You can only pretend the emperor is dressed for so long. It is hard to take a bus that does not arrive to pick you up. It is past time to replace the leadership at SFMTA.

RELATED:

Letters to SFMTA Board:

http://www.sfexaminer.com/private-transit-not-belong-dedicated-bus-lanes/

https://metermadness.wordpress.com/red-lane-experiments/private-transport-should-not-be-allowed-to-use-transit-only-lanes/

 

 

SFMTA Pulls 180 on Costly McAllister Traffic Circle

By Nuala Sawyer : sfweekly – excerpt

Step aside, needles and poop! Traffic circles are here, and San Franciscans are not happy.

Officials from the San Francisco Municipal Transportation Agency are backpedaling on an ill-fated traffic circle installed in a residential neighborhood earlier year. The $80,000 circle was installed at McAllister and Steiner streets this spring and is already scheduled for removal — which is another $40,000…

For the past few months, the circle has caused immense confusion for drivers; it doesn’t operate like a normal roundabout, which runs on a first-come, first-serve basis. Instead, two stop signs on Steiner block traffic and give a bus flying down McAllister or a cyclist huffing and puffing up it the right of way through the intersection.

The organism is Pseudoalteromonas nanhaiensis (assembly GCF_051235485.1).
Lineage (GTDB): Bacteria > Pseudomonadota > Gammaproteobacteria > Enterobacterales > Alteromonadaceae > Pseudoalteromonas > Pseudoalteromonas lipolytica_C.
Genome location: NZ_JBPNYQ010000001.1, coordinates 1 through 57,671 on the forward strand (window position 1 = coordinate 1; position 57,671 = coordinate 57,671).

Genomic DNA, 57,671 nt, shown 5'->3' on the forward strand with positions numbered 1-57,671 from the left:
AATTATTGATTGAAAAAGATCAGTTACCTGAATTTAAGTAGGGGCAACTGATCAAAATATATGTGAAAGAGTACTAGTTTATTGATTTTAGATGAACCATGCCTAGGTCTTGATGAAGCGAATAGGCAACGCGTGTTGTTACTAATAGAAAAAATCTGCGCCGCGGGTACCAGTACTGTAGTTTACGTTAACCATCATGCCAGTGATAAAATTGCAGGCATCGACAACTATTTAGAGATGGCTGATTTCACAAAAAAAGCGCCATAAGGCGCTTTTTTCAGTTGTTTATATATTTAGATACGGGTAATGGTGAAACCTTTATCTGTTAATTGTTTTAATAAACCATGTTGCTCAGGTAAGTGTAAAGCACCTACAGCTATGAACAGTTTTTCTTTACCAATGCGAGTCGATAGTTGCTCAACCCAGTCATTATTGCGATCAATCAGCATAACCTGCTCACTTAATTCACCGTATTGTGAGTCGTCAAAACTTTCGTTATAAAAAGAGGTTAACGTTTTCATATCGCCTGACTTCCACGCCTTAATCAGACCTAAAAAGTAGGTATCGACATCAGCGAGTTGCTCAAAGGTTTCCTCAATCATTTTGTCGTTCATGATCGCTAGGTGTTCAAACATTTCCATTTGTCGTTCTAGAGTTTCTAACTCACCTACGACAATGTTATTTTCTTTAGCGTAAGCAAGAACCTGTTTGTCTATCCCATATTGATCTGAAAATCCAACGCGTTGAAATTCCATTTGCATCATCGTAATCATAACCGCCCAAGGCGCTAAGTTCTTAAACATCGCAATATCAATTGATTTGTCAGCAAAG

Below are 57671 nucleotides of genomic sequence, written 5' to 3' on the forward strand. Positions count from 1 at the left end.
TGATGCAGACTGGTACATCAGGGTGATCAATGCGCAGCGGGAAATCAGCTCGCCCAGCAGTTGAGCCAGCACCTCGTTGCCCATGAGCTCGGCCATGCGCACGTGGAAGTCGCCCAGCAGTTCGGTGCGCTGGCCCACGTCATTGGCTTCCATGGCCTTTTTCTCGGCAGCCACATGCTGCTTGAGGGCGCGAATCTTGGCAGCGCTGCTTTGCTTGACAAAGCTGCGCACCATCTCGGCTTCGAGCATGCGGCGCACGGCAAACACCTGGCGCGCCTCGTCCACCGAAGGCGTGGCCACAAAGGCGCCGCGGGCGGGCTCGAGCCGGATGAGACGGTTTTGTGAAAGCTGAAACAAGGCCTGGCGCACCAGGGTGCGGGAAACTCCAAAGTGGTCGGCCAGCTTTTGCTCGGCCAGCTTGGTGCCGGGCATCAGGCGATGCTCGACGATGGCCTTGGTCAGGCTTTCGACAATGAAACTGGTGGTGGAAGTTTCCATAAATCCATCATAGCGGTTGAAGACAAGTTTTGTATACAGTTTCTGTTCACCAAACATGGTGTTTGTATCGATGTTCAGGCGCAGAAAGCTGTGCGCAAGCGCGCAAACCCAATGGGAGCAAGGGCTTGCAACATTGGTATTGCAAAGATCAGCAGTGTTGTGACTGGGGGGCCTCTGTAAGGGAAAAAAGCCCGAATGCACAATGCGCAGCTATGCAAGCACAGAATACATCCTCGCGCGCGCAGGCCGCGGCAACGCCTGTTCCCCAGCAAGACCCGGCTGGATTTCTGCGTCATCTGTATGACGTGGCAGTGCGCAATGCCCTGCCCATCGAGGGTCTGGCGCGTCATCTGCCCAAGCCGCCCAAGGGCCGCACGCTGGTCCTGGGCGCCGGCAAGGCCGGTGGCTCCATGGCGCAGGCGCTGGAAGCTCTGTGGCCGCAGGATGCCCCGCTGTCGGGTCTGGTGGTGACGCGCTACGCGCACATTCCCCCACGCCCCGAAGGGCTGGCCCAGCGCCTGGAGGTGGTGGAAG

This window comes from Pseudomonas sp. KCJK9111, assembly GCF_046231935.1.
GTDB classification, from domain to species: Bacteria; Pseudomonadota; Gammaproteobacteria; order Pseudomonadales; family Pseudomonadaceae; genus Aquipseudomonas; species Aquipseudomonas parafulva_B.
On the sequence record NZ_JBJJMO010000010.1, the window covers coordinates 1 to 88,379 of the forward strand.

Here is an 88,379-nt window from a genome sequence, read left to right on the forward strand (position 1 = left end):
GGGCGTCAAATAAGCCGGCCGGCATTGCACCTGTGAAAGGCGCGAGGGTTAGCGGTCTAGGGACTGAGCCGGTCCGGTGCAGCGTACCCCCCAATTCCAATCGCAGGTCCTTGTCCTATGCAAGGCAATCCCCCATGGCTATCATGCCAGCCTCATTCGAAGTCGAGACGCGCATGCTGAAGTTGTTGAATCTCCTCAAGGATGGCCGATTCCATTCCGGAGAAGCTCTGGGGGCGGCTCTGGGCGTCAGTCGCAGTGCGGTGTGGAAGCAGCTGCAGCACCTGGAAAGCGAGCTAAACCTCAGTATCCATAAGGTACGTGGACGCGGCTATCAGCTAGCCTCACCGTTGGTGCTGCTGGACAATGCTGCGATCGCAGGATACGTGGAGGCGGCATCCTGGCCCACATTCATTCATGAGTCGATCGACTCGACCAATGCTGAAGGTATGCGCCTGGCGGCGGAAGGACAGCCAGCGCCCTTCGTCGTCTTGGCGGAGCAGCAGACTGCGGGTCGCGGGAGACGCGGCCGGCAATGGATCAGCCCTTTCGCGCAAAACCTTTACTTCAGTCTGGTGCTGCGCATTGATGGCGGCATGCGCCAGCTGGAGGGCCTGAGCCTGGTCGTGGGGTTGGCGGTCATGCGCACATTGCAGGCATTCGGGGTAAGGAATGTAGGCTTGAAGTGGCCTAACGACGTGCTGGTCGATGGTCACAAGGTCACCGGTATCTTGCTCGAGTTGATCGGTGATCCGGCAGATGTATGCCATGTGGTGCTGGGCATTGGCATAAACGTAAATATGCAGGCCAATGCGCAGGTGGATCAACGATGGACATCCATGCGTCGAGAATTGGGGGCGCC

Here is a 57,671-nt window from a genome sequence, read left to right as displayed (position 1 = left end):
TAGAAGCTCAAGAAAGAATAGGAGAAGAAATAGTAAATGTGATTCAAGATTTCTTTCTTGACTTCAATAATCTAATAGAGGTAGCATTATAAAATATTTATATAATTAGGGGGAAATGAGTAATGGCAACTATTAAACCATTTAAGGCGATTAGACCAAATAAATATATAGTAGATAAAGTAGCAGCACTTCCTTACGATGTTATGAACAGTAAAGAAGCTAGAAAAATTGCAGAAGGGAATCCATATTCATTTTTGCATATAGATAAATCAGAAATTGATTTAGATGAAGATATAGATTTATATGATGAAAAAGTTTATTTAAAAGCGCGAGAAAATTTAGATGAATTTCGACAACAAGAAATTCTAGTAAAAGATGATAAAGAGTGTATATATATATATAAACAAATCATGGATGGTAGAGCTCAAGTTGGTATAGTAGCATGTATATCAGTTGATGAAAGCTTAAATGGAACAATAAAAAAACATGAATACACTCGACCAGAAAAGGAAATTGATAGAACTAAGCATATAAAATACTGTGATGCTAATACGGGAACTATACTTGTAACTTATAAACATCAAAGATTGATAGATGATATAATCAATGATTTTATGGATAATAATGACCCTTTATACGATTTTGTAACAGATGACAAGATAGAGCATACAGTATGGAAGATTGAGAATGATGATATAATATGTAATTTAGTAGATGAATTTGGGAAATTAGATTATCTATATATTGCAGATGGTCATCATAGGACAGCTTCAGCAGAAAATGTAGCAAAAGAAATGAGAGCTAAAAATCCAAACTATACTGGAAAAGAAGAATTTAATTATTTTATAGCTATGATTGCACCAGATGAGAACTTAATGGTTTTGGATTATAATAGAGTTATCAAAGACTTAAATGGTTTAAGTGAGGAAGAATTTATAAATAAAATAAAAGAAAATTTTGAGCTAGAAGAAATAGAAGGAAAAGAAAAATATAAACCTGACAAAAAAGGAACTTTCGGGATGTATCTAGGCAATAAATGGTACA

According to neighbors who live along the route, drivers of 5-Fulton buses have been preemptively leaning on their horns as they approach Steiner just in case a car misunderstands the circle and blindly cuts out in front of them… (more)

Here is a perfect example of why we need to overhaul the SFMTA. Too many mistakes and too much wasted taxpayer dollars are going down the drain. Why should the voters support any more money for a failed system? We don’t need faster moving buses. We need a reliable transit system. The Board of Supervisors needs to listen to the operators and maintenance crew and skip the long lunches and meetings with management if they want to find out what the problems are.